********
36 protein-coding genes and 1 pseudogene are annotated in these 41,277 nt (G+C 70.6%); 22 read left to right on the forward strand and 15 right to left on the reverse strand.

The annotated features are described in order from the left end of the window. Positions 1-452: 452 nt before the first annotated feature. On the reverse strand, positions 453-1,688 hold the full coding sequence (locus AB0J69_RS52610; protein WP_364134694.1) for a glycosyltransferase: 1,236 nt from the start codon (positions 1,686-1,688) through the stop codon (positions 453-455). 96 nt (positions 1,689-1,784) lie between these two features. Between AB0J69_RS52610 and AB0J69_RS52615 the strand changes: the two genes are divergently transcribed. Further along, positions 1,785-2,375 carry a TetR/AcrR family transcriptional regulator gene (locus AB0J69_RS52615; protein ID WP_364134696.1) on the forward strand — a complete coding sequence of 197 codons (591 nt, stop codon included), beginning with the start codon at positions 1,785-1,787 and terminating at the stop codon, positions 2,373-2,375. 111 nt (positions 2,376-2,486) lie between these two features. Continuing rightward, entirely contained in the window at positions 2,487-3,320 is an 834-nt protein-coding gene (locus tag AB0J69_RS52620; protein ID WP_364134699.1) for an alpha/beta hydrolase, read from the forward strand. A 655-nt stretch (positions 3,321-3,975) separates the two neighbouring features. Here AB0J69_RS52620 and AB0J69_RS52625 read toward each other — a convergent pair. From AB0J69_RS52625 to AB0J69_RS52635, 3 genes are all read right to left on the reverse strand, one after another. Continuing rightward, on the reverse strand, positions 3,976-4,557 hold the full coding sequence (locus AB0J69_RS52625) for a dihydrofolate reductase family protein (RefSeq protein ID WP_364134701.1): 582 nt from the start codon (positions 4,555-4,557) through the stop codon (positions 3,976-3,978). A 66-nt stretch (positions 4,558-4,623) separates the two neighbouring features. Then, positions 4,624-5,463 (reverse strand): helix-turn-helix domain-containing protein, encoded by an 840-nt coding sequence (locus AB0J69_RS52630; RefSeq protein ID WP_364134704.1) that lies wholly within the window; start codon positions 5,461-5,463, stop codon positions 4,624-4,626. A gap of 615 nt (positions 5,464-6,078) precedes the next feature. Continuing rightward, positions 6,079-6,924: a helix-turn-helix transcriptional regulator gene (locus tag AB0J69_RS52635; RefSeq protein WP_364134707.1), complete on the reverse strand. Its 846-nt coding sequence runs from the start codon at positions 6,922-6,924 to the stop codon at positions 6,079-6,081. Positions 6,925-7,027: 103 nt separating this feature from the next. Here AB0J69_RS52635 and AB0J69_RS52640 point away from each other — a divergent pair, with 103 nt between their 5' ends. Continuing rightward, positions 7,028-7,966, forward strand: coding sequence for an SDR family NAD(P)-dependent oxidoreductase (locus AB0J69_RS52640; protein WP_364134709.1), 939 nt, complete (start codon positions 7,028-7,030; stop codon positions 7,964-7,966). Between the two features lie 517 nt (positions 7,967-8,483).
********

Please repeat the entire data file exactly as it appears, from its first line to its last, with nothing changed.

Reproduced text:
36 protein-coding genes and 1 pseudogene are annotated in these 41,277 nt (G+C 70.6%); 22 read left to right on the forward strand and 15 right to left on the reverse strand.

The annotated features are described in order from the left end of the window. Positions 1-452: 452 nt before the first annotated feature. On the reverse strand, positions 453-1,688 hold the full coding sequence (locus AB0J69_RS52610; protein WP_364134694.1) for a glycosyltransferase: 1,236 nt from the start codon (positions 1,686-1,688) through the stop codon (positions 453-455). 96 nt (positions 1,689-1,784) lie between these two features. Between AB0J69_RS52610 and AB0J69_RS52615 the strand changes: the two genes are divergently transcribed. Further along, positions 1,785-2,375 carry a TetR/AcrR family transcriptional regulator gene (locus AB0J69_RS52615; protein ID WP_364134696.1) on the forward strand — a complete coding sequence of 197 codons (591 nt, stop codon included), beginning with the start codon at positions 1,785-1,787 and terminating at the stop codon, positions 2,373-2,375. 111 nt (positions 2,376-2,486) lie between these two features. Continuing rightward, entirely contained in the window at positions 2,487-3,320 is an 834-nt protein-coding gene (locus tag AB0J69_RS52620; protein ID WP_364134699.1) for an alpha/beta hydrolase, read from the forward strand. A 655-nt stretch (positions 3,321-3,975) separates the two neighbouring features. Here AB0J69_RS52620 and AB0J69_RS52625 read toward each other — a convergent pair. From AB0J69_RS52625 to AB0J69_RS52635, 3 genes are all read right to left on the reverse strand, one after another. Continuing rightward, on the reverse strand, positions 3,976-4,557 hold the full coding sequence (locus AB0J69_RS52625) for a dihydrofolate reductase family protein (RefSeq protein ID WP_364134701.1): 582 nt from the start codon (positions 4,555-4,557) through the stop codon (positions 3,976-3,978). A 66-nt stretch (positions 4,558-4,623) separates the two neighbouring features. Then, positions 4,624-5,463 (reverse strand): helix-turn-helix domain-containing protein, encoded by an 840-nt coding sequence (locus AB0J69_RS52630; RefSeq protein ID WP_364134704.1) that lies wholly within the window; start codon positions 5,461-5,463, stop codon positions 4,624-4,626. A gap of 615 nt (positions 5,464-6,078) precedes the next feature. Continuing rightward, positions 6,079-6,924: a helix-turn-helix transcriptional regulator gene (locus tag AB0J69_RS52635; RefSeq protein WP_364134707.1), complete on the reverse strand. Its 846-nt coding sequence runs from the start codon at positions 6,922-6,924 to the stop codon at positions 6,079-6,081. Positions 6,925-7,027: 103 nt separating this feature from the next. Here AB0J69_RS52635 and AB0J69_RS52640 point away from each other — a divergent pair, with 103 nt between their 5' ends. Continuing rightward, positions 7,028-7,966, forward strand: coding sequence for an SDR family NAD(P)-dependent oxidoreductase (locus AB0J69_RS52640; protein WP_364134709.1), 939 nt, complete (start codon positions 7,028-7,030; stop codon positions 7,964-7,966). Between the two features lie 517 nt (positions 7,967-8,483).